I can only see the Malay administration from UMNO is corrupted, and can even bestrayed their rulers by abolished their power in the constitution who have given Malay privilege, to get more power under their UMNO administration to be more corrupted.

    How can you ask me to trust them? leh

    Can you see the proven records?

  29. #29 by cintanegara on Thursday, 27 November 2008 - 11:36 am


    I do not mean be a racist too, but your statement is double standard. How could you tell only CHINESE people can run the country effectively. What is the benchmark for to come out with such statement? For the past 51 years, Malaysia is well progressing, particularly under the adminstration of our Negarawan Ulung, Dr M. Malaysian should be greatful and gratitude that our country is rich and blessed by the all mighty.

    Finally, let’s think about this rasionally. The reason BN lost many seats in last GE was not due to strong oppostions. It is due to BN members dislike the present PM and his associates. Things will change drastically after the new PM resumes duty and there after, BN will win back the states it lost in last GE.

  30. #30 by bc on Thursday, 27 November 2008 - 11:59 am

    Do you know this country Malaya during 1950-1960 is the richest in the south east asia?

    If this country proper manage this country Malaysia is 2-4 times riches than singapore.

    Do you know that?

  31. #31 by bc on Thursday, 27 November 2008 - 12:39 pm


    Do you know that at first the sultans no request any religions for state but later sultans requested the British that Islam as state religion?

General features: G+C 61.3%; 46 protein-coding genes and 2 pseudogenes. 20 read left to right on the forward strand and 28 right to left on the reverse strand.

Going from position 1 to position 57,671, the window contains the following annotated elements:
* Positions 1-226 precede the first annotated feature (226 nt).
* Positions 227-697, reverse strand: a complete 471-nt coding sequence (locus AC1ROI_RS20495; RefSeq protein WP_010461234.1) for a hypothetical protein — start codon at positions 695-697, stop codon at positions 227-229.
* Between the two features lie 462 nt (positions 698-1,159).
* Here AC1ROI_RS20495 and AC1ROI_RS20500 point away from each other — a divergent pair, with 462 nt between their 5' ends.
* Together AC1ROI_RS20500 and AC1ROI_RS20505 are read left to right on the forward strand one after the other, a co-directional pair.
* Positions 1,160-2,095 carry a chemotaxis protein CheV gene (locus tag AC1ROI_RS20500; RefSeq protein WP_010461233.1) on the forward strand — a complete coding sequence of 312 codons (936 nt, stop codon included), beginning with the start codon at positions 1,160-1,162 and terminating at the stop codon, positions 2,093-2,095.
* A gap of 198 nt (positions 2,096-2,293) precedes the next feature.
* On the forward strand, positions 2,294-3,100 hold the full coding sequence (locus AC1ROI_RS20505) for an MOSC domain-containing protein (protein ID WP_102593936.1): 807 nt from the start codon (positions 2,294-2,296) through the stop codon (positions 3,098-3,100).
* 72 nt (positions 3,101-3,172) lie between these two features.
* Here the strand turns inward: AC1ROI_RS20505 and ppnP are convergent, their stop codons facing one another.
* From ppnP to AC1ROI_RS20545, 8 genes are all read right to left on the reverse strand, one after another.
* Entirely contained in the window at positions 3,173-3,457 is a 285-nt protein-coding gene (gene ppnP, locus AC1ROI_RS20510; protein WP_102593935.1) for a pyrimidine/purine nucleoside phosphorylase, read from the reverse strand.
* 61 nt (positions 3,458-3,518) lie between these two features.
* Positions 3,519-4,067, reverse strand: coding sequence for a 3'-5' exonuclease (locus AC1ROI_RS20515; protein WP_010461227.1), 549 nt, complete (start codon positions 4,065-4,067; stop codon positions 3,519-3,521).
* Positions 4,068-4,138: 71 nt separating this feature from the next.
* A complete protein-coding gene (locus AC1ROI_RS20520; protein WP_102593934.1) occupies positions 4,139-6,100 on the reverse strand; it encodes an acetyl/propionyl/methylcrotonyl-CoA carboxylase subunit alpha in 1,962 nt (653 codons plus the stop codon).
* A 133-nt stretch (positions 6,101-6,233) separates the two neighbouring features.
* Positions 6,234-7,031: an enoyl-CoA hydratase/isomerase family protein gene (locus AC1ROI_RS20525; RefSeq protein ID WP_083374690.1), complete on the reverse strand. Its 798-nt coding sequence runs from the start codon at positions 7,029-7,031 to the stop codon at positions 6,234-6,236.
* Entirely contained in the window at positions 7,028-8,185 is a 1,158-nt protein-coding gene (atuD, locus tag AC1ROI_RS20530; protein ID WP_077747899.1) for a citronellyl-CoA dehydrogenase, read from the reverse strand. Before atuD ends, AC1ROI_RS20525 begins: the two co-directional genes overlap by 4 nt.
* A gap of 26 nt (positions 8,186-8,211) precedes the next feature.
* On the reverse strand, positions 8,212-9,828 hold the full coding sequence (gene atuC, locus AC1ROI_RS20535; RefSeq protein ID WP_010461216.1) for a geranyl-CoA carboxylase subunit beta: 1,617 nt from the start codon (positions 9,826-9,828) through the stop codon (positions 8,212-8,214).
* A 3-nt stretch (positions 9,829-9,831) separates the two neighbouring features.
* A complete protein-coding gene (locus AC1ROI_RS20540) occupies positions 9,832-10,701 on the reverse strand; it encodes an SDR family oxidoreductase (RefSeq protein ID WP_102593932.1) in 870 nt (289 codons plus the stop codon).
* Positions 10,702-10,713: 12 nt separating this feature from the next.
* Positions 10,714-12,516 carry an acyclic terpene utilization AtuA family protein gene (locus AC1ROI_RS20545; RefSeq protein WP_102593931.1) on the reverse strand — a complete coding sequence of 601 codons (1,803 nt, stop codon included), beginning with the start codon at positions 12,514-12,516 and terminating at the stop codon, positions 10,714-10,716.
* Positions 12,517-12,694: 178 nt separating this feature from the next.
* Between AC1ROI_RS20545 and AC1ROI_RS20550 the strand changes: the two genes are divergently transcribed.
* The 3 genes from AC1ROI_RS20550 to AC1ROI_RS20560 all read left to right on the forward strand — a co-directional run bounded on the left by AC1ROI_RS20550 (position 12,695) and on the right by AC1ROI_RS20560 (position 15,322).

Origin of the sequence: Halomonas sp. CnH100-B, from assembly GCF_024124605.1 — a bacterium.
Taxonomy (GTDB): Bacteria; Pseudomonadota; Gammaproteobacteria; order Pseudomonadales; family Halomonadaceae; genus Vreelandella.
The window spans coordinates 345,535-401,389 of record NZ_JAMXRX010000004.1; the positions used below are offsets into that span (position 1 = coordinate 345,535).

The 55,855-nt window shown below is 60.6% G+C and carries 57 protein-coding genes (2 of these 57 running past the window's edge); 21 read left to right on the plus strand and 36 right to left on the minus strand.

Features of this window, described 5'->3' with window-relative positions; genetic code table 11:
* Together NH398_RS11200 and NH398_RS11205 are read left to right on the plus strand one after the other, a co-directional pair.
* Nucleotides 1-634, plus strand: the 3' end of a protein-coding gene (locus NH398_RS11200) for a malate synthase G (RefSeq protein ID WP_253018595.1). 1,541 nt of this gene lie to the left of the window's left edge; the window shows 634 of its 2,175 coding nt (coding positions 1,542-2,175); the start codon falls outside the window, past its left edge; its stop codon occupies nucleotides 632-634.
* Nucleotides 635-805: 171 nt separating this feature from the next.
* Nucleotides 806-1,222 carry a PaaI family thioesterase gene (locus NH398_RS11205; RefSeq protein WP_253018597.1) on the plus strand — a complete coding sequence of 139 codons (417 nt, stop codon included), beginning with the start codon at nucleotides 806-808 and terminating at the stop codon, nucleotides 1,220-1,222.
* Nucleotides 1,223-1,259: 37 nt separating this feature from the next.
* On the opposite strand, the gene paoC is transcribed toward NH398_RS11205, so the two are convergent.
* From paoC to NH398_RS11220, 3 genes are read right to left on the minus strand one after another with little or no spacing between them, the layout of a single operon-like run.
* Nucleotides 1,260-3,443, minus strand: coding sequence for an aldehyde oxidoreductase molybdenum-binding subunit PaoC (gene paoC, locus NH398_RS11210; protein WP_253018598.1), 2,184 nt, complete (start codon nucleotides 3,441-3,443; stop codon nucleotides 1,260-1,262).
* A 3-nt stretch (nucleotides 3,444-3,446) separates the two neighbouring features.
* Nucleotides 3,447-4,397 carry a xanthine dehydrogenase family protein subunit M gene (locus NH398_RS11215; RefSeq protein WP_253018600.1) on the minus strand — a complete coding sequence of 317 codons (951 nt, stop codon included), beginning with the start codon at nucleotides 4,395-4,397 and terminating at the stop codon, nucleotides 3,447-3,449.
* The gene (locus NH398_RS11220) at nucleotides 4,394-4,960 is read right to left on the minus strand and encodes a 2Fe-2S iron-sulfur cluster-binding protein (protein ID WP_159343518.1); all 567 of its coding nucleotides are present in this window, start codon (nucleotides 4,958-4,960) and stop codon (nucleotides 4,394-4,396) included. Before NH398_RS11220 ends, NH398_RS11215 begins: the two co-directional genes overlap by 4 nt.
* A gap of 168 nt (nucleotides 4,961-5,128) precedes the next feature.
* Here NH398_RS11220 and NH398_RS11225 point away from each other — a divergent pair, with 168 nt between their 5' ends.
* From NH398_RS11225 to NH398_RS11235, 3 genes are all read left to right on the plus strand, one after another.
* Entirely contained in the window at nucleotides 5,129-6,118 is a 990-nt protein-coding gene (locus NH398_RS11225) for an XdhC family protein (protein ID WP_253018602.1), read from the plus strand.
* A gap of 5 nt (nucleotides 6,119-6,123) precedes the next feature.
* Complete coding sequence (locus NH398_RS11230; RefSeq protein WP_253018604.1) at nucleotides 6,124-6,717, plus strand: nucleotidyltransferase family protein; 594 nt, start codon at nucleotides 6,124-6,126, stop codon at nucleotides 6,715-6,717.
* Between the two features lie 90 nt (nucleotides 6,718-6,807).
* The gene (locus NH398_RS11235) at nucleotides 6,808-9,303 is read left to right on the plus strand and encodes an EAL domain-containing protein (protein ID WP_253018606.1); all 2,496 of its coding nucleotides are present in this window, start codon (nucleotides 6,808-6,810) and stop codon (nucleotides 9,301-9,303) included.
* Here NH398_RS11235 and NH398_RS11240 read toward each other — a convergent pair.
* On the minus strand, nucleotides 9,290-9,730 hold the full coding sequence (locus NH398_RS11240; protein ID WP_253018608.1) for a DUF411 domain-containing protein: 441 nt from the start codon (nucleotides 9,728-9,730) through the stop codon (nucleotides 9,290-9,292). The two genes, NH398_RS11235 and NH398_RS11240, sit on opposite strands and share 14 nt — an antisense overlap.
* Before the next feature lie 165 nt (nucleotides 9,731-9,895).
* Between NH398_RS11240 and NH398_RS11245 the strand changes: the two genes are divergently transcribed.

Do you know that Malay privilege was given by the sultans?

    Do you know that before independent all parties in alliance agreed to be review the Malay privilege from times to times by Cabinet and the Agong?

    Do you know that the amendments to the Sedition Act that made illegal the questioning Article 153 – Malay Privilege passed in 1971 as law may mean even the Agong can not ask a review of it?

    Where is the agreement and trust what agreed before the Independent review of Malay Privilege?

    Later, even the Malay Rulers power in Constitution are nearly abolished?

    Until now, not even one review of this Malay Privilege quota.

    Can you ask me is that anyway I can trust them?

    This is all black and white written records.

    Not lip services.

  32. #32 by bc on Thursday, 27 November 2008 - 12:55 pm

    Here is the a note about Malaysia state:

    Abdul Rahman upheld the independence social contract of a secular Malaysia with Islam as its official religion. On the occasion of his 80th birthday, Abdul Rahman stated in the The Star newspaper of 9 February 1983 that the “country has a multi-racial population with various beliefs. Malaysia must continue as a secular State with Islam as the official religion.” In the same issue of The Star, Abdul Rahman was supported by the third Malaysian Prime Minister, Hussein Onn, who stated that the “nation can still be functional as a secular state with Islam as the official religion.”

  33. #33 by waterfrontcoolie on Thursday, 27 November 2008 - 2:59 pm

    To be fair to the Civil Service of this country, in the earlier days the Malay administrators were as good as any other; essentially they were promoted on even keel or at least based on an expected ability. I have had worked and known many senior Malay civil officers, they were fair and reasonable. only when NEP was strictly enforced, you get in TDM’s words ‘ half-past six Gomen which also created the half-past six civil service ‘. [ Of course, he had a hand in this ]
    This came about simply because there was [and is] no accountability by anyone at all! And this could come about essentially because the political leadership dare not hold the DG of the Ministry accountable. Why? because he himself is not accountable in the first instance!
    All this boils down to political will! so one can hardly blame the civil service! I know of a former staff who subsequently worked at the Klang Council. He still is an UMNO member but owing to his experience with the late Zakaria, he swore his family would never vote for BN! here you have it! His family supported Umno historically but with his experience, he had decided otherwise!! so even among them, you can still find someone who can think.

You must be logged in to post a comment.